Happy Holidays!

Please click the links below to share on your Facebook page or Twitter feed.

Jill Valliere; A Day in My Life


“Whenever I am having dinner with someone new, I pose to them this question; ‘Tell me about a day, from the moment you woke up, until the moment you went to bed.’  It’s a wonderful way to learn about a person on a more personal level,” says Jill Valliere. With that said, the tables have been turned and Maine Art is giving you a unique opportunity to learn about Jill on a more personal level.

My internal clock wakes me most days… early, between 4:30 and 5:00 A.M.  Water for my tea is first and foremost. Then I find my perfect spot and watch the sunrise. I sit and sip and wait. My husband is still sleeping, I am patient.  Soon he joins me, and we listen to the news, make breakfast, and finish our tea and coffee. We don’t sit still long, or more so we are not allowed to sit long. Our two Great Danes are ready. The outdoors is calling. We live in Rockland, Maine and are blessed with the property that surrounds our home. A long walk down the trail to the bog makes not only the dogs happy, but Marcel and me, as well.  This is our time.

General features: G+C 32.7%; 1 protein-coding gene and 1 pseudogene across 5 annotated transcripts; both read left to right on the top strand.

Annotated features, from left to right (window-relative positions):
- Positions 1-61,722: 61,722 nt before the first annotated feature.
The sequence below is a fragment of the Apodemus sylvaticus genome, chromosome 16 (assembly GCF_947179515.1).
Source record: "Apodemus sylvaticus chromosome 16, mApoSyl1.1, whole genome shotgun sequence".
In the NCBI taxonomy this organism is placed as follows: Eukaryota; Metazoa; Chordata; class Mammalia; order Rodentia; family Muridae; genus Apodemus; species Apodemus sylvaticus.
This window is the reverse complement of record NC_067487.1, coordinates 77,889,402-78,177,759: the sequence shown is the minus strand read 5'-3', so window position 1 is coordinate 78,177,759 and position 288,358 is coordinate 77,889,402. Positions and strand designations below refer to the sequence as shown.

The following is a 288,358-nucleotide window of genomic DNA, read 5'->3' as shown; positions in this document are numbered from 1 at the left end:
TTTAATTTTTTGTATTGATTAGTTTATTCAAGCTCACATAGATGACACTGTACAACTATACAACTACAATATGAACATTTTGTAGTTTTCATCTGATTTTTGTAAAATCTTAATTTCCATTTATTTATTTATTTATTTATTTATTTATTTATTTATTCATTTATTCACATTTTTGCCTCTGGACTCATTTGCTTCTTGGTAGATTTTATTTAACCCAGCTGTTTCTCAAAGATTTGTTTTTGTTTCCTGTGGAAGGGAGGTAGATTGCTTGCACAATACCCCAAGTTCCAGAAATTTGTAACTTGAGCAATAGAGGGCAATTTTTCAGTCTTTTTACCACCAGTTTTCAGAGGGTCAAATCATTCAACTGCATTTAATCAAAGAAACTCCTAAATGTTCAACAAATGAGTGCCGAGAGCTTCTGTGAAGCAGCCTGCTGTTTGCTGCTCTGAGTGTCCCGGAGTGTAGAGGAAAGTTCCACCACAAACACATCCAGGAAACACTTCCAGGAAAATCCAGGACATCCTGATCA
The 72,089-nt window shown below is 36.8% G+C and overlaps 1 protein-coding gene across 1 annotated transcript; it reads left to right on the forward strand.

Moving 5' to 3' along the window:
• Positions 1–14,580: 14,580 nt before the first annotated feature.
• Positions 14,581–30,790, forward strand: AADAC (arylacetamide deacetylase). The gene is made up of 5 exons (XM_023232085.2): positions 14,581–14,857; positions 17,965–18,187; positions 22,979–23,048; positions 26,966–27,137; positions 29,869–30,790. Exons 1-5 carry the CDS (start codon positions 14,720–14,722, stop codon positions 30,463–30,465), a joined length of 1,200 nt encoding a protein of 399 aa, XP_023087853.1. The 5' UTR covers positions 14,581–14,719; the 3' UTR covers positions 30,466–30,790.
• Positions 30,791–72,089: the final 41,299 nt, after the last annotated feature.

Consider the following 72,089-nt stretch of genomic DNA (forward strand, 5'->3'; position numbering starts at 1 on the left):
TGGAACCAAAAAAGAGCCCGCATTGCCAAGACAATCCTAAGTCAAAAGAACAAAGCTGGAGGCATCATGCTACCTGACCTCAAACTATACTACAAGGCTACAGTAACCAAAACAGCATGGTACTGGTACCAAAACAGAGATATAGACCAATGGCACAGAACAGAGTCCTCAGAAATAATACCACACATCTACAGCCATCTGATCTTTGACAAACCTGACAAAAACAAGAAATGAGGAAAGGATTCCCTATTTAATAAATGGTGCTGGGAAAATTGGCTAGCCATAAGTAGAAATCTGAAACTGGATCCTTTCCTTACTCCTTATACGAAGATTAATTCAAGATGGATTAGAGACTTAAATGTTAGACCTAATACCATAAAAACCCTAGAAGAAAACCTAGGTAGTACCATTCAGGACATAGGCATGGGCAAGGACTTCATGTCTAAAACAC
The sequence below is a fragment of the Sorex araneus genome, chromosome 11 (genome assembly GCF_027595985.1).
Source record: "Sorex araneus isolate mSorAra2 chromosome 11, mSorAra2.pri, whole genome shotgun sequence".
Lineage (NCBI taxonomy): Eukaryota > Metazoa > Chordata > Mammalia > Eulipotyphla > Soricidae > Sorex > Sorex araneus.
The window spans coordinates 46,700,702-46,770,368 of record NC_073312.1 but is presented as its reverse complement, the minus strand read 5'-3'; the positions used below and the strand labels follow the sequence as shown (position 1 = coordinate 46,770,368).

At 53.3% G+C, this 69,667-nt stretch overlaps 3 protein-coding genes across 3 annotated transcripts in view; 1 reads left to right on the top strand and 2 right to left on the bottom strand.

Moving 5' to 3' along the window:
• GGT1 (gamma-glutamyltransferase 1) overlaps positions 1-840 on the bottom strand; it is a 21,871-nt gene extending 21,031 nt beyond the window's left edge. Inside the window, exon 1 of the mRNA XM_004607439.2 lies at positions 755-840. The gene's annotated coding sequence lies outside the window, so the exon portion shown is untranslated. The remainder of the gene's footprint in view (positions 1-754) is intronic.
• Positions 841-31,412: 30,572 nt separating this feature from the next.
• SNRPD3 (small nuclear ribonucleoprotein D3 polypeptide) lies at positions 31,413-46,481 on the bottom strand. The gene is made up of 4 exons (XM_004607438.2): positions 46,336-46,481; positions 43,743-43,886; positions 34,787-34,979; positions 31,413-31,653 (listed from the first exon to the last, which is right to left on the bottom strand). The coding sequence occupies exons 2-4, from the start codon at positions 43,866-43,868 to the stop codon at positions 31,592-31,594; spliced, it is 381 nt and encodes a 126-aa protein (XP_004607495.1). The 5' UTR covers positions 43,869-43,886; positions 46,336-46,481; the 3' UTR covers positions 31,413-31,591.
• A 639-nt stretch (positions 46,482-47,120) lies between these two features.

Once we are back from our walk, we part ways and our days begin.  I try to wrap up any office work before heading downstairs to my studio.  An artist’s work is not all paint and inspiration.  By 9:00, we (the dogs always join me) are settled. The air hums with music or sometimes an audiobook that has caught my interest. Cracking open my jars of various paints, gels and varnishes,  I begin to work.  In my small studio space, I dance about and around the sleeping giants. Oblivious, they spread their 150 lb. bodies across the floor and force me to work around them.  I affectionately call this dance my “core” workout.  The dogs spend most of their time with me, and I wouldn’t have it any other way.

Even without the dogs, most days in the studio I am surrounded by mayhem.  Paint cans open and dripping, mixing containers piled all over, and me, covered in every color mixed that day. To the outsider it may look like chaos, but it is truly how I am most comfortable, most productive.  I can’t be troubled to take the time to put things away,  organize paint colors,  or wash every brush after each use. No, I am here to paint.